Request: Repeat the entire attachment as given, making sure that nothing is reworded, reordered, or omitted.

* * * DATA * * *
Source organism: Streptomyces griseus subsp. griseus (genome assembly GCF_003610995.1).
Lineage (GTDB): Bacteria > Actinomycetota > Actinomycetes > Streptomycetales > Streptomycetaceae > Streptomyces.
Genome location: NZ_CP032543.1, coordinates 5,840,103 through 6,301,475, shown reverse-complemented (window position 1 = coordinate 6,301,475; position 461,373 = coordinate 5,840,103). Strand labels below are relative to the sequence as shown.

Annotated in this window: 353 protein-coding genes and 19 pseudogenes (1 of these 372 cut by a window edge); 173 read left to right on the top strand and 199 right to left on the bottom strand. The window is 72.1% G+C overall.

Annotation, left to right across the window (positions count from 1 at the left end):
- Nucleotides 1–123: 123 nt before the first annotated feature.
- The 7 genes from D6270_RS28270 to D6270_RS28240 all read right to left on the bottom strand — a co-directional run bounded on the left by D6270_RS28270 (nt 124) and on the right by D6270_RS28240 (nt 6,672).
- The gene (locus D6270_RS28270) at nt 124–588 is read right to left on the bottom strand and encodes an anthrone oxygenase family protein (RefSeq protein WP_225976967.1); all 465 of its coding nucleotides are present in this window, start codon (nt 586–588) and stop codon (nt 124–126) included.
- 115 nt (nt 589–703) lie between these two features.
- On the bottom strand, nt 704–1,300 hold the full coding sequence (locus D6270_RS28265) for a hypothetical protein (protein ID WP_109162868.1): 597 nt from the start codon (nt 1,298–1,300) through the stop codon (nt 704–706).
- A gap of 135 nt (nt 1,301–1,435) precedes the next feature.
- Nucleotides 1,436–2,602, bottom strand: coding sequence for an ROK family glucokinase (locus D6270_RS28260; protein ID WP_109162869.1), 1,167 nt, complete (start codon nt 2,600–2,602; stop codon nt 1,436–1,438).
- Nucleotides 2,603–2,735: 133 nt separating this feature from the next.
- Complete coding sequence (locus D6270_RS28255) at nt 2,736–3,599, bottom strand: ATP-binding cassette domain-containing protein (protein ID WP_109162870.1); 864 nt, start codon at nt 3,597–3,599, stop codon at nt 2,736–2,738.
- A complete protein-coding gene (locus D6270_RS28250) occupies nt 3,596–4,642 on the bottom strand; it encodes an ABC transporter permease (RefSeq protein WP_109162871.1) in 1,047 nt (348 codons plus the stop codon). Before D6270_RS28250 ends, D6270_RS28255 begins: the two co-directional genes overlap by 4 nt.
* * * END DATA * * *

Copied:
Source organism: Streptomyces griseus subsp. griseus (genome assembly GCF_003610995.1).
Lineage (GTDB): Bacteria > Actinomycetota > Actinomycetes > Streptomycetales > Streptomycetaceae > Streptomyces.
Genome location: NZ_CP032543.1, coordinates 5,840,103 through 6,301,475, shown reverse-complemented (window position 1 = coordinate 6,301,475; position 461,373 = coordinate 5,840,103). Strand labels below are relative to the sequence as shown.

Annotated in this window: 353 protein-coding genes and 19 pseudogenes (1 of these 372 cut by a window edge); 173 read left to right on the top strand and 199 right to left on the bottom strand. The window is 72.1% G+C overall.

Annotation, left to right across the window (positions count from 1 at the left end):
- Nucleotides 1–123: 123 nt before the first annotated feature.
- The 7 genes from D6270_RS28270 to D6270_RS28240 all read right to left on the bottom strand — a co-directional run bounded on the left by D6270_RS28270 (nt 124) and on the right by D6270_RS28240 (nt 6,672).
- The gene (locus D6270_RS28270) at nt 124–588 is read right to left on the bottom strand and encodes an anthrone oxygenase family protein (RefSeq protein WP_225976967.1); all 465 of its coding nucleotides are present in this window, start codon (nt 586–588) and stop codon (nt 124–126) included.
- 115 nt (nt 589–703) lie between these two features.
- On the bottom strand, nt 704–1,300 hold the full coding sequence (locus D6270_RS28265) for a hypothetical protein (protein ID WP_109162868.1): 597 nt from the start codon (nt 1,298–1,300) through the stop codon (nt 704–706).
- A gap of 135 nt (nt 1,301–1,435) precedes the next feature.
- Nucleotides 1,436–2,602, bottom strand: coding sequence for an ROK family glucokinase (locus D6270_RS28260; protein ID WP_109162869.1), 1,167 nt, complete (start codon nt 2,600–2,602; stop codon nt 1,436–1,438).
- Nucleotides 2,603–2,735: 133 nt separating this feature from the next.
- Complete coding sequence (locus D6270_RS28255) at nt 2,736–3,599, bottom strand: ATP-binding cassette domain-containing protein (protein ID WP_109162870.1); 864 nt, start codon at nt 3,597–3,599, stop codon at nt 2,736–2,738.
- A complete protein-coding gene (locus D6270_RS28250) occupies nt 3,596–4,642 on the bottom strand; it encodes an ABC transporter permease (RefSeq protein WP_109162871.1) in 1,047 nt (348 codons plus the stop codon). Before D6270_RS28250 ends, D6270_RS28255 begins: the two co-directional genes overlap by 4 nt.